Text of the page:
Corbitt's National Parks
     El Morro
              National Monument


1906: National Monument

Size: 1,279 acres

2008 visitors: 52,297

Stamp: Yes

Rating (1-5):

About the Site

El Morro, Spanish for "The Bluff", is an imposing sandstone monolith that marks a resting place used by people of the region for hundreds if not thousands of years. Situated in eastern New Mexico, not far south of Gallup, El Morro was a welcome sight for travelers not only as a landmark, but more importantly as a source of water. Runoff from rain and snow form a pool in one of the bluff's secluded crannies, which provided a year-round source of water for thirsty people and animals. The sandstone cliffs provided shade, and as people rested, they took the opportunity to record their names and messages in the soft sandstone walls.

What You're Going to See

The massive sandstone bluff rises hundreds of feet above the valley floor, dominating the view for miles around. The pool of trapped water is an oasis in a dry area, giving reeds and birds and animals a sure drink of water year-round. The trail winds around the edge of the cliff, giving visitors an up-close view of the inscriptions in the sandstone, some of them hundreds of years old. Some are rough, others are surprisingly well-done. Hawks and other birds circle overhead, rabbits skitter across the trail. This area doesn't get a lot of rain, so the few trees stand out among the grasses. There is a 14th-century village, called Atsinna, atop El Morro. It's partially excavated.

Personal Observations

Reading up on El Morro, I understood the main attraction to be the inscriptions on the cliff's face. Now inscriptions are nice, but they don't really thrill me, so I was fully prepared to give this place a couple of subbies, maybe three if the visitor center was cool. We we got to the visitor center, I got my stamp, we wandered around the exhibits (it's a decent enough Center), and we decided to take the short half-mile looping trail to see the inscriptions. Along the way I snapped plenty of pictures of the rock carvings, although I seemed to have missed the most famous one of Don Juan de Onate. Maybe that happened when we were encouraging Luke to fill out his Junior Ranger packet. We did see the pool of water for which El Morro became famous, and took some pictures of it, although to this day Gina swears she has no memory of seeing the pool and we're making it up just to bug her. It isn't very big, and swimming isn't allowed, which is probably a good thing. Walking through the mud and marshy reeds might have been icky.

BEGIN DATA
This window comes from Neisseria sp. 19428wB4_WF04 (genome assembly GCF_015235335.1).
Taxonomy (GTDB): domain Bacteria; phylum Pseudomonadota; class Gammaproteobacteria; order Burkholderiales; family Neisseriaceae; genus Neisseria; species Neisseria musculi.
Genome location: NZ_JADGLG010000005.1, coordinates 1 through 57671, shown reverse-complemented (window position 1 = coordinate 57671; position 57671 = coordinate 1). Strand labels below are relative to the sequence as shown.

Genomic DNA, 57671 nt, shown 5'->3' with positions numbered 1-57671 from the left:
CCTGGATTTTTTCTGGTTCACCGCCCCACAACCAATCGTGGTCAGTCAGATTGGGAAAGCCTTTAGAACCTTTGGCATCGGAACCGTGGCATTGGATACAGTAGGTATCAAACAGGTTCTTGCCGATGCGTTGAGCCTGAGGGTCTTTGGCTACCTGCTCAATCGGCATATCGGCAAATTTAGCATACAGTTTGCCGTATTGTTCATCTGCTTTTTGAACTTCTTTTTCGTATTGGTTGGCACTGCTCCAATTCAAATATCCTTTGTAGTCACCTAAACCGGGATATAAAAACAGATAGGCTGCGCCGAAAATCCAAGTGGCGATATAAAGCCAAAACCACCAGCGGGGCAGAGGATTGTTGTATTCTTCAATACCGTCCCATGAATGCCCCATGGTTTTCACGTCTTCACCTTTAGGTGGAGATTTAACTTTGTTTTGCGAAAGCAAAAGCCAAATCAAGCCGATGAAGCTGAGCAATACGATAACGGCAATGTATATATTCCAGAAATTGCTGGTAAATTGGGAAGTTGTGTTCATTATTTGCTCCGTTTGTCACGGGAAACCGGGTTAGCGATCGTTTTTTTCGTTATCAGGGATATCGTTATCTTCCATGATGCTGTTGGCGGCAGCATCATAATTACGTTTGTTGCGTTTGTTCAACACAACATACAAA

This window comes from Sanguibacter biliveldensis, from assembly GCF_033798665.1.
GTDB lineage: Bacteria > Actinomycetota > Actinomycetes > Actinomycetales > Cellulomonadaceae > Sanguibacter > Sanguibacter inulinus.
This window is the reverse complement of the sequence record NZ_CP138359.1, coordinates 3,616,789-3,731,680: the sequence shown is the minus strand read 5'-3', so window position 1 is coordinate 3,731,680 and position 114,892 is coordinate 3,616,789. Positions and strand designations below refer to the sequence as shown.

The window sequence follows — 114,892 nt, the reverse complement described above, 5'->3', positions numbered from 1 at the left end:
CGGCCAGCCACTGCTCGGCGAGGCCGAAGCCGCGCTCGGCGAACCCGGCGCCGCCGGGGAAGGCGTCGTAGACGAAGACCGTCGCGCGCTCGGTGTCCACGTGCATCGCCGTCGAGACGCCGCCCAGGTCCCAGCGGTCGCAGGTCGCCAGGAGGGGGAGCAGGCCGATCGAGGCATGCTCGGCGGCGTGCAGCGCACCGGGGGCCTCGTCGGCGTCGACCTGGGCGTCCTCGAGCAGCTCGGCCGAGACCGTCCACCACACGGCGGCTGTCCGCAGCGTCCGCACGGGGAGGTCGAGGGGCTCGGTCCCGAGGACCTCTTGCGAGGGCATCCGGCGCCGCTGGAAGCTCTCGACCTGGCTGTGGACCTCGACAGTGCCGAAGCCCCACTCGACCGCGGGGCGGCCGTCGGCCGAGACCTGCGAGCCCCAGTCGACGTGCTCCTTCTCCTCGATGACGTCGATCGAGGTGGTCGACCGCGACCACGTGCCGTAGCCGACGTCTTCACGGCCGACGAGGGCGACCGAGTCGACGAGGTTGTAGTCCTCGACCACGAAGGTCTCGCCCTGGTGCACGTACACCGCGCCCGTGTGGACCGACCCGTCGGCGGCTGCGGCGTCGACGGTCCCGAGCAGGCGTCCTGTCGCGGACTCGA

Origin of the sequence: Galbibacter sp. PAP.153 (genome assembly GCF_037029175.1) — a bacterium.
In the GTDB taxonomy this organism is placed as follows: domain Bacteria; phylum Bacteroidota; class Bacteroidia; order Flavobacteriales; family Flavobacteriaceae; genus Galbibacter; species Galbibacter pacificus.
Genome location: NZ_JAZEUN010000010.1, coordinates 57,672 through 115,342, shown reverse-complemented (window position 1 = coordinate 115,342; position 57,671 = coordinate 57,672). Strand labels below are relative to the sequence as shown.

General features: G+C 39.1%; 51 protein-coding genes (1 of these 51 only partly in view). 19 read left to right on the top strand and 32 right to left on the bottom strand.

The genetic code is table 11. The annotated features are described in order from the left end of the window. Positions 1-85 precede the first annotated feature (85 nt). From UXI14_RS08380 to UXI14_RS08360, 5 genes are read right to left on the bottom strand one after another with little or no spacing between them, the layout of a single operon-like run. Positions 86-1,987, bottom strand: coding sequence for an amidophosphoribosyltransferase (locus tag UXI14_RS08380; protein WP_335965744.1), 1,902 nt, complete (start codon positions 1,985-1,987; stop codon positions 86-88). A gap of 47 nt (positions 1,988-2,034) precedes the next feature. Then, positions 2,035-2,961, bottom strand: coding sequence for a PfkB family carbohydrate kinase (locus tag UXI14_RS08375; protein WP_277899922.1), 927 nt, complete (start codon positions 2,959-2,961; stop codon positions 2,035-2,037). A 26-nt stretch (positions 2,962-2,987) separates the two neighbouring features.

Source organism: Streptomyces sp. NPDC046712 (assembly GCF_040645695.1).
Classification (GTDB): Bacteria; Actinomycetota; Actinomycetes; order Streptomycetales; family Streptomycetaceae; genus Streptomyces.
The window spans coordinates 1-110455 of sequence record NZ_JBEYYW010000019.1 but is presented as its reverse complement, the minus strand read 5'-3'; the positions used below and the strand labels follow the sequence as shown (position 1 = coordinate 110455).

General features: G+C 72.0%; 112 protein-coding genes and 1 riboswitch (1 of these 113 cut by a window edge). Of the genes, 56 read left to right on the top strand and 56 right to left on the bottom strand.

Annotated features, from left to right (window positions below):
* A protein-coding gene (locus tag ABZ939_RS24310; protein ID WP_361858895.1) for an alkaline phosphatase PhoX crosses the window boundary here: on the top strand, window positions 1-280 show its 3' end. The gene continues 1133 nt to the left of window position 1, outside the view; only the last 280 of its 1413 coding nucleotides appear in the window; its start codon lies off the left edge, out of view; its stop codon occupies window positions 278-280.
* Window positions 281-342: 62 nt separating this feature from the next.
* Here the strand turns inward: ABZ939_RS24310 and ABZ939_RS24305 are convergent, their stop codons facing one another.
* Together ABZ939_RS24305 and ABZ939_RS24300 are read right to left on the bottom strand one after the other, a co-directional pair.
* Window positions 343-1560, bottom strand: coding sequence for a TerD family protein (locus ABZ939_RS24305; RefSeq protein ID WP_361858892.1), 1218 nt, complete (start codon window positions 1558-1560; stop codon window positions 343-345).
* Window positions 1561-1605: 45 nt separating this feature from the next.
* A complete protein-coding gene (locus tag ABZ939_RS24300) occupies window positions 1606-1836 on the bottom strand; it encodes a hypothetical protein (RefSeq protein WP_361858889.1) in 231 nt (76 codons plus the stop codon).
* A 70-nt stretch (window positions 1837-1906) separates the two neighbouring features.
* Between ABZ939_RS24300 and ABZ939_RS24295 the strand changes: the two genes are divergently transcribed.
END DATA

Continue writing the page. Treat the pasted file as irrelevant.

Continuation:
The earliest date is 1605, when Don Juan de Onate, leader of a Spanish expedition, left his name by what he called The Pool by the Great Rock. Since that time, many travellers had left names and dates and descriptions of various kinds and quality on the soft rock. But they weren't the first to decorate the rock. Carvings of animals, and other symbols, indicate that pre-European wanderers had been drinking the water for some time.

After we got to the end of the inscriptions, we came to a fork in the trail, and had a choice to make. Do we turn back for the visitor center and call it a day, or do we follow along for another one and a half miles and take the trail up to the top of the monument? It was warm that July, and there was some talk of splitting the family up, letting some travellers return for air conditioning while others trudged on. But in the end, we decided that all would attempt the bluff. And boy I am glad we did. As it turns out, the view from the top of the bluff is the best reason to see El Morro! The climb was moderately strenuous, especially since I was out of shape. I noticed, however, my kids had no problem bounding up the trail. Weasels. Or antelopes, actually. Mountain goats? Anyway, the view was wonderful, and the sandstone had caught puddles of water from a thunderstorm the night before. The breeze atop the bluff cooled us off as we wandered the semi-marked trail. It gave us a real feeling of acomplishment to complete this two-mile trail, and El Morro turned out to be a consensus favorite Site of northern New Mexico (Bandelier NM being the other). Plus, we saw the ruins of the Atsinna Pueblo atop the bluff, left by ancestors of the Zuni people. Now I ask you, why would they build a settlement so far away from water? I guess they had their reasons.

I decided to give El Morro four subbies. That's a soft rating, I think, meaning it could have been a very strong three subbies. What turned the corner for me was the excellent hike to the top of the bluff. I wasn't expecting it to be so fun, and to offer such a good view. The National Park Service is doing the public a disservice by not emphasizing this part of the Monument more (in my opinion, naturally).

Getting There

From Gallup, New Mexico, take Route 602 south for 32 miles. Turn left on Highway 53 and go east for 21 miles to the National Monument sign. The visitor center is west of the El Morro bluff (can't miss it) and south of the highway.

Nearby Attractions

About 20 miles to the east southeast is El Malpais National Monument. 90 miles to the east is Petroglyph National Monument. 60 miles to the north is Chaco Culture National Historic Park. 90 miles to the northwest, in Arizona, is Canyon de Chelly National Monument. 20 miles south of that is Hubbell Trading Post National Historic Site. 100 miles to the west is Petrified Forest National Park.

Visited July, 2007.